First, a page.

Election 2015 England

General Election 2015: Life in the 'safe seat' of Bootle

The promenade, Crosby Beach, Seaforth Image copyright Bob Embleton
Image caption The Bootle constituency stands at the mouth of the River Mersey and includes Seaforth and Crosby

The election campaign is in full swing and with less than a month to go until polling day, the parties are fighting for our support. But what's it like to live in a "safe seat"?

As safe seats go, Bootle is a pretty sure bet for Labour.

Sitting north of Liverpool, on the mouth of the river Mersey, this seat runs deep into Crosby, which at one time was Conservative.

But Bootle is expected to stay red having secured the third largest Labour majority in 2010.

The incumbent Joe Benton stands down at the age of 81 after 15 years as the constituency's MP and waiting in the wings to replace him is the leader of Sefton Council, Peter Dowd.

He's not resting on his laurels though, as doesn't believe any seat is safe. Tell that to the other parties who know the best they can hope for is second place.

"There's no such thing as a safe seat and there's no room for any complacency," said Mr Dowd who says he's working to include the whole of the constituency.

"It's not just about Bootle - it's about people living in Litherland, Netherton, Orrell, Waterloo, Seaforth, Crosby and Ford".

Image copyright Getty Images
Image caption UKIP deputy leader Paul Nuttall is hoping to come a "good second" in Bootle

And there is competition. UKIP have their deputy leader Paul Nuttall fighting for this seat but he is realistic about his chances.

"The reality is if I win in Bootle then Nigel Farage will be in number ten," he said.

We all know that can't happen - so is Nuttall wasting his time?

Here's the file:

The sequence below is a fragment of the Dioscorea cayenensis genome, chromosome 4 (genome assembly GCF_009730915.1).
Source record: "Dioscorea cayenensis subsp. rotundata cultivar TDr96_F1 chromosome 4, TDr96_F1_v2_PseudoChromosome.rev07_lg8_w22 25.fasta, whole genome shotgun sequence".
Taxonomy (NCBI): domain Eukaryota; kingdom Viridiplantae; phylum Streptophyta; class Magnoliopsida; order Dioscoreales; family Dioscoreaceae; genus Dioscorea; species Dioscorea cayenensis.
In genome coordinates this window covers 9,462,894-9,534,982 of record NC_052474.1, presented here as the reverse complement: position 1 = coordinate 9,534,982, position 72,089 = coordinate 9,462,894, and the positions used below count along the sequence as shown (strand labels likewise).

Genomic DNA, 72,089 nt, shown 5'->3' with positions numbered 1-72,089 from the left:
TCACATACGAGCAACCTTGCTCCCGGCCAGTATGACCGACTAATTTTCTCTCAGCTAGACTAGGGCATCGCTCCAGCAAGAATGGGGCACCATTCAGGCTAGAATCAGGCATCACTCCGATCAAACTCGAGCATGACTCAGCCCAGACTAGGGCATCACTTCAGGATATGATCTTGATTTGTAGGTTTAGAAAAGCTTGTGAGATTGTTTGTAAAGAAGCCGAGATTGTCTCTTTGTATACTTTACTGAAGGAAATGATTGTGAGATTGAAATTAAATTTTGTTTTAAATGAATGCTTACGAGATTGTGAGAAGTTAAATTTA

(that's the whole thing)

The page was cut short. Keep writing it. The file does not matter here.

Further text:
He says he "knows Bootle like the back of (his) hand" and is hoping to come a "good second", looking ahead to further gains in next year's local elections and ahead further to another parliamentary race in 2020.

"Bootle will break eventually but it will be a long and slow process and, at the age of 38, I've got a bit of time on my hands."

The Conservatives are also hoping to increase their share of the vote and also have their eyes set on second.

Jade Marsden from South Liverpool makes her parliamentary candidacy debut in Bootle where her dad is from and sees this as the start of her journey, hoping for selection again in 2020.

She is "passionate about increasing the vote" and, although there isn't much backing from the party (just a couple of thousand leaflets), she "wants people in Bootle to have more of a choice in who they can vote for".

She's focussing her efforts in the Victoria ward where turnout is traditionally higher.

But for people living there, does a safe seat mean a boring election campaign? Do voters there feel left out of what is happening in tighter constituencies close by?

Image copyright carl davies
Image caption A large proportion of the North West's freight runs through the Royal Seaforth container terminal in Bootle

Stuart Wilks Heeg is Head of Social Policy at the University of Liverpool and a Bootle constituent.

"It's a place where elections just don't happen - there is no discernible campaign".

Turnout in 2010 was just 57.8% - much lower than the national picture of 65.1%.

Wilks Heeg points out that the amount spent on campaigning is the lowest per elector of any constituency in the UK - the parties just don't want to waste their money.

He's only received one leaflet so far and expects Labour to hold on without much of a fight - although "they could lose some support to the Greens and UKIP".

Jimmy Inman is from Waterloo and has lived in the constituency all his life. He's very cynical and reckons Labour would win even if they "put a rosette on a rag doll".

He believes "all the action's centred on the 50 marginal seats that decide it."

So if you want to get a break from the general election, Bootle is the place to be.

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